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New York Times Corrects Fake News Editorial Blaming Sarah Palin for Shooting

The New York Times issued an online correction Thursday to its lead editorial, which claimed that Sarah Palin had incited Jared Loughner to commit the mass shooting in Tucson, Arizona, in 2011 that killed six and wounded Rep. Gabby Giffords (D-AZ).

The editorial was a response to the shooting Wednesday in Alexandria, Virginia, in which gunman James T. Hodgkinson targeted Republican members of Congress at a baseball practice. Four players were wounded, including Majority Whip Steve Scalise (R-LA), who remains in the hospital in critical condition.

Originally, the Times article, “America’s Lethal Politics,” had stated:

Was this attack evidence of how vicious American politics has become? Probably. In 2011, when Jared Lee Loughner opened fire in a supermarket parking lot, grievously wounding Representative Gabby Giffords and killing six people, including a 9-year-old girl, the link to political incitement was clear. Before the shooting, Sarah Palin’s political action committee circulated a map of targeted electoral districts that put Ms. Giffords and 19 other Democrats under stylized cross hairs.

It also added that “there’s no sign of incitement as direct as in the Giffords attack” in Wednesday’s shooting.

As Breitbart News explained Wednesday evening, after the editorial was published online, all of the Times‘ factual claims above were false.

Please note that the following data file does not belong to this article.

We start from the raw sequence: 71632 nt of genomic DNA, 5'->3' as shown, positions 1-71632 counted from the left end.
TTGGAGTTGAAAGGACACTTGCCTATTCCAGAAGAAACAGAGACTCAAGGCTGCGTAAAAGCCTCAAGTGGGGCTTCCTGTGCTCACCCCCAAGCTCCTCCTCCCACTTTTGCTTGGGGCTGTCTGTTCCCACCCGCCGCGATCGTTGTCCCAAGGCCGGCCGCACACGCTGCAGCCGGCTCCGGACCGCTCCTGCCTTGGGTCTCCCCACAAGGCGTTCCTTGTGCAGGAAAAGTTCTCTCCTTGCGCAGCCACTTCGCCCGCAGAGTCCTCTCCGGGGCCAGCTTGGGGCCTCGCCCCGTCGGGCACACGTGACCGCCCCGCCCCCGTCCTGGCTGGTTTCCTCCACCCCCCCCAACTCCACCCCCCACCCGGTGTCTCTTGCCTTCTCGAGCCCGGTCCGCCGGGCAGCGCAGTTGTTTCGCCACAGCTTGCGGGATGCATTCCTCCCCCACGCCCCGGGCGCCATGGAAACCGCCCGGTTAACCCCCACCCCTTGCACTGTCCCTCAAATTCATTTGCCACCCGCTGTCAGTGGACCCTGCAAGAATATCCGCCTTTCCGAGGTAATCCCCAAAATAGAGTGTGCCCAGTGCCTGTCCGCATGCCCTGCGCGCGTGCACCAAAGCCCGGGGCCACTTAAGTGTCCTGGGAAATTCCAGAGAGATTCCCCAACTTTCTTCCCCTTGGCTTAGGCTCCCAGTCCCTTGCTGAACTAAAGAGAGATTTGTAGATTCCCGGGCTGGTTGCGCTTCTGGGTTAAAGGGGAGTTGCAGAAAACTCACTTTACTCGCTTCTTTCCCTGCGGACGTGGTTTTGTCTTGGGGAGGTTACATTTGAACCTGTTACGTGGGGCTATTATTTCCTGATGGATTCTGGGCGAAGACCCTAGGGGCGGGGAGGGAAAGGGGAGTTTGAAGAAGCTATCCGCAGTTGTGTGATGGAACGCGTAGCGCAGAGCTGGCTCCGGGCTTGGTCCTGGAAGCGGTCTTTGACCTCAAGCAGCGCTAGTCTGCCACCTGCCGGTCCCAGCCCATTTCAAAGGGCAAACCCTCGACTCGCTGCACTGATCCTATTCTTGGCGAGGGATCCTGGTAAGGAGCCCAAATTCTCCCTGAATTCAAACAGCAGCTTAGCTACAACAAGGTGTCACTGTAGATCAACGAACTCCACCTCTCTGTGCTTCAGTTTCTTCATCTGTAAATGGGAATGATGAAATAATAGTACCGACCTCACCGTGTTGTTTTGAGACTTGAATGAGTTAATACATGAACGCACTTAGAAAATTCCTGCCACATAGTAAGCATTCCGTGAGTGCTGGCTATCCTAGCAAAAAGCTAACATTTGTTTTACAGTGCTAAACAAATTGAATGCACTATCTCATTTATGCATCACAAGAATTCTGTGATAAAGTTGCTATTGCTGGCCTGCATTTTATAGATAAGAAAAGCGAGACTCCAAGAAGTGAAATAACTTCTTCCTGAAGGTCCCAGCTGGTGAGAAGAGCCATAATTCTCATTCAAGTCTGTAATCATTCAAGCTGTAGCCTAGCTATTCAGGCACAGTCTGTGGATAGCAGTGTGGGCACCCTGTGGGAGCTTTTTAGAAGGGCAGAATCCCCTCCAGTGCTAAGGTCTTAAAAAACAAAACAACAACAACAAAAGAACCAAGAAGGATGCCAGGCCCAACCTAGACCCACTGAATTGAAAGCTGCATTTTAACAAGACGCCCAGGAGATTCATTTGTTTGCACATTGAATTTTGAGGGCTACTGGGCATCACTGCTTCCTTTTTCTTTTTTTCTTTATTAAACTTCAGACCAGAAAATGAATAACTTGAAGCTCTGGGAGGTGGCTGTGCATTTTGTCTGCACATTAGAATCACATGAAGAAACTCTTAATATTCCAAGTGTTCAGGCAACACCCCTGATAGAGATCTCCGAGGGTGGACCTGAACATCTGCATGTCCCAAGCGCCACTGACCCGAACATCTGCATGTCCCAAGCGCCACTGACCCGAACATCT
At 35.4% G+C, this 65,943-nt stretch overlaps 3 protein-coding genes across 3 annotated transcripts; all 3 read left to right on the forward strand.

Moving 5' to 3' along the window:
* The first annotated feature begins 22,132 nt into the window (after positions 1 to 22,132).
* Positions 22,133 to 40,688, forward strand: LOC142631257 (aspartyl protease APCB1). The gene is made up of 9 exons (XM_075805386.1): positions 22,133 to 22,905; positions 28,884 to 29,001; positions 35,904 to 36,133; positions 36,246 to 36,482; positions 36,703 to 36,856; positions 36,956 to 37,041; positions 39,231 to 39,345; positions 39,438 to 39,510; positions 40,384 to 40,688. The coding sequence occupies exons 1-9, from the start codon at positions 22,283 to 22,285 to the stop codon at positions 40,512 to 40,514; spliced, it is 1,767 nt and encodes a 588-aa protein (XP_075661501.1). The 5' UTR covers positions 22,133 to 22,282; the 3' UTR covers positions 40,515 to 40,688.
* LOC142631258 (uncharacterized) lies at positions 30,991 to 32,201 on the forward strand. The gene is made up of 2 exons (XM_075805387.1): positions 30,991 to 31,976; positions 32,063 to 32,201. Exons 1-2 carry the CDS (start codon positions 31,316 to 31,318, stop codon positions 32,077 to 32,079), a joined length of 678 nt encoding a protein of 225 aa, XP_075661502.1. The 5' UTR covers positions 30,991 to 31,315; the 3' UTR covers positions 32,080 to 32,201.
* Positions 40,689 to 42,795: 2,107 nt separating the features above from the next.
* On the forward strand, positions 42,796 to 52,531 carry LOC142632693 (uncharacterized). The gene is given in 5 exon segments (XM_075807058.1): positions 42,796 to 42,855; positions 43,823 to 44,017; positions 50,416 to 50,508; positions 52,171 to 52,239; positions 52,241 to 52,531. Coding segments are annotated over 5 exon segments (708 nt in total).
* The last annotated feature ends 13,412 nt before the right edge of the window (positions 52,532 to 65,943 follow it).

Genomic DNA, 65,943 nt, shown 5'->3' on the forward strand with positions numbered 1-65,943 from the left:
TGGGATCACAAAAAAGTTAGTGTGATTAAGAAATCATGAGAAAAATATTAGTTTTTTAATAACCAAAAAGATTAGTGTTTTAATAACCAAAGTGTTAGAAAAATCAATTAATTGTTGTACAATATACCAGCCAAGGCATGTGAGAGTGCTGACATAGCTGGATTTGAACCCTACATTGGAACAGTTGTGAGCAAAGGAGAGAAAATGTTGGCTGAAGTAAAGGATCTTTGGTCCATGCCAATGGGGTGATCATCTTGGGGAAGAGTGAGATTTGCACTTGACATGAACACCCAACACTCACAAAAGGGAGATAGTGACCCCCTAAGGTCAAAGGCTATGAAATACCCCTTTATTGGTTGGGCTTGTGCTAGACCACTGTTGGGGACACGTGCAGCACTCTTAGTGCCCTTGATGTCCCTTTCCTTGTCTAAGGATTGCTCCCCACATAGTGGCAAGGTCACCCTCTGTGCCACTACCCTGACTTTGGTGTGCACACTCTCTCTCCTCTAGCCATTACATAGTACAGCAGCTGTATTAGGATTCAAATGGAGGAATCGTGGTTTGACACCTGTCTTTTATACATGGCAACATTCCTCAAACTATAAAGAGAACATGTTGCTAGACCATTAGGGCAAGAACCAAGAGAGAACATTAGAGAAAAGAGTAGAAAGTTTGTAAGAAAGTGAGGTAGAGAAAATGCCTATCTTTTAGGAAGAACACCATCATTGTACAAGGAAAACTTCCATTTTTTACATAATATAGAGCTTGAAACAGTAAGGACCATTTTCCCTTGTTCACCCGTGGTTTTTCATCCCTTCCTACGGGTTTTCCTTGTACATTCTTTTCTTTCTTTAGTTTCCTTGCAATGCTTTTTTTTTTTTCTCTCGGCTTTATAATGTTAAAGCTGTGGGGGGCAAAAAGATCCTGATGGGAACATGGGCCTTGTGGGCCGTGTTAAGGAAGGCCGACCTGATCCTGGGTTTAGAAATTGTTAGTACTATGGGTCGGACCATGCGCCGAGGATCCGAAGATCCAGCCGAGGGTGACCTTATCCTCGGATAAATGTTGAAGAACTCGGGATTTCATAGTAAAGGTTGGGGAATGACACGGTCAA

Now, the article reads:

Was this attack evidence of how vicious American politics has become? Probably. In 2011, Jared Lee Loughner opened fire in a supermarket parking lot, grievously wounding Representative Gabby Giffords and killing six people, including a 9-year-old girl. At the time, we and others were sharply critical of the heated political rhetoric on the right. Before the shooting, Sarah Palin’s political action committee circulated a map of targeted electoral districts that put Ms. Giffords and 19 other Democrats under stylized cross hairs. But in that case no connection to the shooting was ever established.

A correction now appears at the bottom of the article:

Correction: June 15, 2017
An earlier version of this editorial incorrectly stated that a link existed between political incitement and the 2011 shooting of Representative Gabby Giffords. In fact, no such link was established.

The Times came under intense criticism in conservative media for its “fake news” editorial.

Joel B. Pollak is Senior Editor-at-Large at Breitbart News. He was named one of the “most influential” people in news media in 2016. He is the co-author of How Trump Won: The Inside Story of a Revolution, is available from Regnery. Follow him on Twitter at @joelpollak.

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